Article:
HIV prevention, treatment not accessible to migrant workers in Southern Africa

Dar es Salaam- Tanzania (PANA) -- Migrant workers in Southern Africa have relativ ely low and inadequate access to HIV prevention and treatment services, although they have high vulnerability to infection, according to a new study by the Inter n ational Office of Migration (IOM).
Conducted in eight countries -- Angola, Lesotho, Malawi, Mozambique, Namibia, So uth Africa, Swaziland and Zambia -- over a five-month period from July to Novem b er 2009, the assessment focused primarily on labour migrants employed in the agr i culture, mining, transport, construction, informal cross border trade and the ma r itime sectors.
Irregular migrants were a secondary focus, IOM said in a brief made available to PANA here Wednesday.
The UN agency said its findings were based on a regional assessment of the HIV v ulnerabilities of migrants and mobile workers in the southern Africa region, com m issioned by the US Agency for International Development (USAID) and funded by th e Southern Africa Prevention Initiative of the US Presidentâ?s Emergency Plan for AIDS Relief (PEPFAR).
Numerous factors contribute to the increased HIV vulnerability of migrant worker s, mobile populations (and the communities that they interact with), the study f o und.
These factors include boredom and loneliness resulting from the long periods of time spent away from home; poor social environments in which alcohol and sex are the only forms of entertainment; and multiple and concurrent sexual partnerships including commercial and transactional sex.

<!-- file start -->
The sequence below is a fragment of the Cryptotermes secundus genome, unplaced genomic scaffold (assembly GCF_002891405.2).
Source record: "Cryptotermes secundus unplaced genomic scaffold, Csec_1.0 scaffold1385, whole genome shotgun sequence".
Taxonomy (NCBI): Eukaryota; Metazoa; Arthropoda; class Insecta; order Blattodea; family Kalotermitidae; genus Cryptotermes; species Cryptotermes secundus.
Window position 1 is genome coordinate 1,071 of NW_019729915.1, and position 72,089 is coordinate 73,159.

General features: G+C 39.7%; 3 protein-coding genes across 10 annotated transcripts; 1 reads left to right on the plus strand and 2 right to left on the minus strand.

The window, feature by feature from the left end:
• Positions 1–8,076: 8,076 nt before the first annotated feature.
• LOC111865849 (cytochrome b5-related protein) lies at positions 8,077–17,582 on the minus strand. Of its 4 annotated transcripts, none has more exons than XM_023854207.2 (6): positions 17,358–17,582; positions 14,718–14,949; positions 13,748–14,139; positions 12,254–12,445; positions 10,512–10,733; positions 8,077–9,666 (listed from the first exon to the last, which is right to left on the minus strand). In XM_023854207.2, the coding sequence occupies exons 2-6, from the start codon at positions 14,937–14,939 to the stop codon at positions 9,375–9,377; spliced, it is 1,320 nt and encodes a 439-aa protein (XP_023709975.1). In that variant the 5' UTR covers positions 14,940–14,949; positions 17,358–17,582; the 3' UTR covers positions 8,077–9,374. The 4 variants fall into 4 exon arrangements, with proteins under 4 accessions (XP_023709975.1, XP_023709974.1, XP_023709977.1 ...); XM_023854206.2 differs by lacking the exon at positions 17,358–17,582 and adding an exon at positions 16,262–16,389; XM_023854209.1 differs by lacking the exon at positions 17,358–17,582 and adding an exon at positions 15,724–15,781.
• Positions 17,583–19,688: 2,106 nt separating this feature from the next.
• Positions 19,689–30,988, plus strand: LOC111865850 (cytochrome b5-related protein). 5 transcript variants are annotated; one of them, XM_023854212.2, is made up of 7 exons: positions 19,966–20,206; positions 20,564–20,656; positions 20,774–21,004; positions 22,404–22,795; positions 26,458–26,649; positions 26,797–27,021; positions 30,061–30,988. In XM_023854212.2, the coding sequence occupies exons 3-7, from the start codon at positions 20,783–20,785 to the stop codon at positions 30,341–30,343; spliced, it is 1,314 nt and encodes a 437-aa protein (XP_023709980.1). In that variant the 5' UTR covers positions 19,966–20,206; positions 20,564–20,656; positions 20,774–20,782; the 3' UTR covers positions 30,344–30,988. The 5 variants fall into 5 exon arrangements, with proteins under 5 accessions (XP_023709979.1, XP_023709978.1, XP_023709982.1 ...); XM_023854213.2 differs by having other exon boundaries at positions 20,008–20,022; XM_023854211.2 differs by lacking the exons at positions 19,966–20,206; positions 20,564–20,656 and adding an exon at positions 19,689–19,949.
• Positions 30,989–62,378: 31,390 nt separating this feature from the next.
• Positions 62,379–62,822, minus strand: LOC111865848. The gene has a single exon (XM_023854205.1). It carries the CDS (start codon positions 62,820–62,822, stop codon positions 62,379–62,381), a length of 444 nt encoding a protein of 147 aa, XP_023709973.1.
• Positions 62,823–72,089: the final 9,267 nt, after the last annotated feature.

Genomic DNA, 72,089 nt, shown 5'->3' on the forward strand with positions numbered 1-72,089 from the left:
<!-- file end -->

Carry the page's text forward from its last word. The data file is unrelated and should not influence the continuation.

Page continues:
Other factors, according to the study, were low HIV knowledge and inconsistent c ondom use, limited access to HIV prevention services and low coverage of social a nd behaviour change communication programmes.
Additionally, irregular and undocumented migrants faced special health vulnerabi lities as they often avoided accessing public health services, citing reasons su c h as the high cost of health care services; fear of being deported; language bar r iers and possible xenophobic attitudes of health care service providers.
The report makes a number of recommendations to help reduce the HIV vulnerabilit y of migrant workers and mobile populations.
These include: the need to look at migrants within a public health context and d eveloping programmes for migrants and the communities with which they interact o r â?spaces of vulnerabilityâ?; the need for further research to examine sexual b ehavioural patterns within the migration process; and the need for governments t o introduce comprehensive HIV/AIDS policies that cover the specific vulnerabiliti e s faced by migrants, in particular access to healthcare at their work place and i n their home countries.
USAIDâ?s Southern Africa Mission Director, Jeff Borns, said, â?USAID supported this valuable research to find out how susceptible the migrant workers are to H I V and AIDS, and to gain valuable guidance for those seeking to address the needs of such a vulnerable and under-served group.
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03 march 2010 08:24:00




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